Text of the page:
In short, if a police officer was involved in an arrest or investigation and is called to testify regarding the arrest or investigation, personnel records relating to an officer’s performance cannot be used to harass or embarrass the officer in the context of that litigation. Again, the bar to disclosure imposed by §50-a deals with personnel records that "are used to evaluate performance toward continued employment or promotion." When a person has retired or is no longer employed as a police officer, there is no issue involving continued employment or promotion. That being so, in my opinion, the rationale for the confidentiality accorded by §50-a is no longer present, and that statute no longer is applicable or pertinent.

In short, the holding in Guzman, which preceded the issuance of decisions concerning §50-a rendered by the Court of Appeals, has, in my view, been supplanted based on the direction offered by the state’s highest court.

Further, in an advisory opinion rendered by the Committee on Open Government, FOIL-AO- 12423, it was opined, for reasons expressed above, that §50-a does not apply when a person no longer is employed as a police officer. In that opinion, it was advised at its start that "I do not believe that §50-a is applicable if an individual is no longer employed as a police officer." The Supreme Court in Village of Brockport v. Calandra made specific reference to that opinion, characterizing the opinion as "instructive" [748 NYS2d 662, 668 (2002)]. While the court did not find a need to focus on that aspect of the opinion specifically, certainly it could have expressed disagreement if it saw fit to do so. The Appellate Division could also have done so, but it chose to unanimously affirm (305 AD2d 1030 (2003)]. I would conjecture that the tacit approval of the advisory opinion suggests agreement with its content.

Next, assuming that the officer in question has been terminated or has resigned, you have contended that the records at issue "relate not to the officer’s continued employment but, rather, to his discharge from duty." Based on the holding in Village of Brockport, if the records did not "evaluate [the officer’s] performance or contemplate his continued employment" (id., 669), I would agree that §50-a of the Civil Rights Law would not apply. If that is so, some elements of the records would , in my opinion, be accessible while others could be withheld.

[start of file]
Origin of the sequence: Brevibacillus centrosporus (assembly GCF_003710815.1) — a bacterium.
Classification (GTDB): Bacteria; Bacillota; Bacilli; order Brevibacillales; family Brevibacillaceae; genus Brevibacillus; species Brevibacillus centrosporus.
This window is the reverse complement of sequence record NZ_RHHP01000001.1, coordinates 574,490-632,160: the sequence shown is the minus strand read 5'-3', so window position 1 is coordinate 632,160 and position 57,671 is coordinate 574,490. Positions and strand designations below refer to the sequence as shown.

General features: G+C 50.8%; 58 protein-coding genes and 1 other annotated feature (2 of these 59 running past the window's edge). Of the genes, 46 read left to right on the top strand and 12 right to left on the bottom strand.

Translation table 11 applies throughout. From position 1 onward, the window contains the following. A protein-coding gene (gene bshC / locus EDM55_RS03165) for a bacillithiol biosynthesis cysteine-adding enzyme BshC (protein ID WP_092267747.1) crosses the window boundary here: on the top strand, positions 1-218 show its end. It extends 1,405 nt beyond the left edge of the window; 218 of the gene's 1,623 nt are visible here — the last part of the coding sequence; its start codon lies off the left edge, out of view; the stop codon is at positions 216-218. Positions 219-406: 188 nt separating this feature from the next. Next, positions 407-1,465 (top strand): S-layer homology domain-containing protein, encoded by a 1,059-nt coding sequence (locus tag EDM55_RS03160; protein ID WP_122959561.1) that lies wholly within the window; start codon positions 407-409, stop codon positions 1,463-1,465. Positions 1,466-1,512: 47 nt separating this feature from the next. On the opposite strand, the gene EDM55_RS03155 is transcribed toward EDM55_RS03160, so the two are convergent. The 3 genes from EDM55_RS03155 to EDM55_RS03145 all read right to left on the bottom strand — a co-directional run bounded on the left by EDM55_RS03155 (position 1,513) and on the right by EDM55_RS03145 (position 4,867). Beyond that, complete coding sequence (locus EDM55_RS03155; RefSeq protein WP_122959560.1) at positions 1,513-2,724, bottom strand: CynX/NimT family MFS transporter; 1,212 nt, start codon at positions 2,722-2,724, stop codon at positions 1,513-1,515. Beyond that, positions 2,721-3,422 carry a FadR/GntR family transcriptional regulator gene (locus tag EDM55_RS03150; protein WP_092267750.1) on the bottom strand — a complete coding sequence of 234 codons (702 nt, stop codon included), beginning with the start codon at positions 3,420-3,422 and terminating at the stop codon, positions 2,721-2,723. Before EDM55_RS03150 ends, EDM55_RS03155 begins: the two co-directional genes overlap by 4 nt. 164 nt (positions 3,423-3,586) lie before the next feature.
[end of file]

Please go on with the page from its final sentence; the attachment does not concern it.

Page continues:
Although §87(2)(b) of the Freedom of Information Law authorizes an agency to withhold records to the extent that disclosure would constitute "an unwarranted invasion of personal privacy", the courts have provided substantial direction regarding the privacy of public employees. First, it is clear that public employees enjoy a lesser degree of privacy than others, for it has been found in various contexts that public employees are required to be more accountable than others. Second, with regard to records pertaining to public employees, the courts have found that, as a general rule, records that are relevant to the performance of a public employee' s official duties are available, for disclosure in such instances would result in a permissible rather than an unwarranted invasion of personal privacy [see e.g., Farrell v. Village Board of Trustees, 372 NYS 2d 905 (1975); Gannett Co. v. County of Monroe, 59 AD 2d 309 (1977), aff'd 45 NY 2d 954 (1978); Sinicropi v. County of Nassau, 76 AD 2d 838 (1980); Geneva Printing Co. and Donald C. Hadley v. Village of Lyons, Sup. Ct., Wayne Cty., March 25, 1981; Montes v. State, 406 NYS 2d 664 (Court of Claims, 1978); Steinmetz v. Board of Education, East Moriches, Sup. Ct., Suffolk Cty., NYLJ, Oct. 30, 1980); Capital Newspapers v. Burns, 67 NY 2d 562 (1986)]. Conversely, to the extent that records are irrelevant to the performance of one's official duties, it has been found that disclosure would indeed constitute an unwarranted invasion of personal privacy [see e.g., Matter of Wool, Sup. Ct., Nassau Cty., NYLJ, Nov. 22, 1977].